From that point to years after Verne's death, Hetzel published two or more volumes a year. The most successful of these include: Voyage au centre de la terre (Journey to the Centre of the Earth, 1864); De la terre à la lune (From the Earth to the Moon, 1865); Vingt mille lieues sous les mers (Twenty Thousand Leagues under the Sea, 1869); and Le tour du monde en quatre-vingts jours (Around the World in Eighty Days), which first appeared in Le Temps in 1872. The series is collectively known as "Les Voyages Extraordinaires" ("extraordinary voyages"). Verne could now live on his writings. But most of his wealth came from the stage adaptations of Le tour du monde en quatre-vingts jours (1874) and Michel Strogoff (1876), a relatively conventional adventure tale set in Tsarist Russia, which he adapted for the stage with Adolphe d'Ennery. In 1867 Verne bought a small ship, the Saint-Michel, which he successively replaced with the Saint-Michel II and the Saint-Michel III as his financial situation improved. On board the Saint-Michel III, he sailed around Europe. In 1870, he was appointed "Chevalier" (Knight) of the Légion d'honneur. After his first novel, most of his stories were first serialised in the Magazine d'Éducation et de Récréation, a Hetzel biweekly publication, before being published in the form of books. Jules' brother Paul contributed to a non-fiction story "Fortieth Ascent of Mont Blanc" ("Quarantième ascension du Mont-Blanc") to the collection of short stories, Doctor Ox (1874). According to the Unesco Index Translationum, Jules Verne regularly places among the top five most translated authors in the world.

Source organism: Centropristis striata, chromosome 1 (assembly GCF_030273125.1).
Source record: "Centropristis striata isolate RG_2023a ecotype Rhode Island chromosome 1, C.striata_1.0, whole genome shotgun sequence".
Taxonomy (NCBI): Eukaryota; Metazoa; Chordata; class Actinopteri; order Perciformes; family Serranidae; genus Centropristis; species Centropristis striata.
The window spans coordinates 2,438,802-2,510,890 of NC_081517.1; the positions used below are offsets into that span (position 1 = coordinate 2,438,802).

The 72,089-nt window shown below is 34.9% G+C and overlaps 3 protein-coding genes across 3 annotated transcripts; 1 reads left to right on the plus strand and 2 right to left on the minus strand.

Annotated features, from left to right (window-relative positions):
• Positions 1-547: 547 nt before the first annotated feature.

Last years

On 9 March 1886, as Verne approached his own home, his twenty-five-year-old nephew Gaston, who suffered from paranoia, shot twice at him with a gun. One bullet missed, but the second entered Verne's left leg, giving him a permanent limp. Gaston spent the rest of his life in an asylum.

After the deaths of Hetzel and his beloved mother in 1887, Verne began writing darker works. This may have been due partly to changes in his personality, but an important factor was that Hetzel's son, who took over his father's business, was not as rigorous in his edits and corrections as Hetzel Sr. had been.

Verne in 1892

In 1888, Verne entered politics and was elected town councilor of Amiens, where he championed several improvements and served for fifteen years. Though elected from the left he stood with the right on the Dreyfus Affair and was anti-Dreyfusard,[8][9] although the theme of wrongful conviction and judicial corruption found in "The Kip Brothers", one of his last novels, suggests he may have become a Dreyfusard later in life.[10] In 1905, ill with diabetes, Verne died at his home, 44 Boulevard Longueville (now Boulevard Jules-Verne). His son Michel oversaw publication of his last novels Invasion of the Sea and The Lighthouse at the End of the World. The "Voyages extraordinaires" series continued for several years afterwards in the same rhythm of two volumes a year. It was later discovered that Michel Verne had made extensive changes in these stories, and the original versions were published at the end of the 20th century.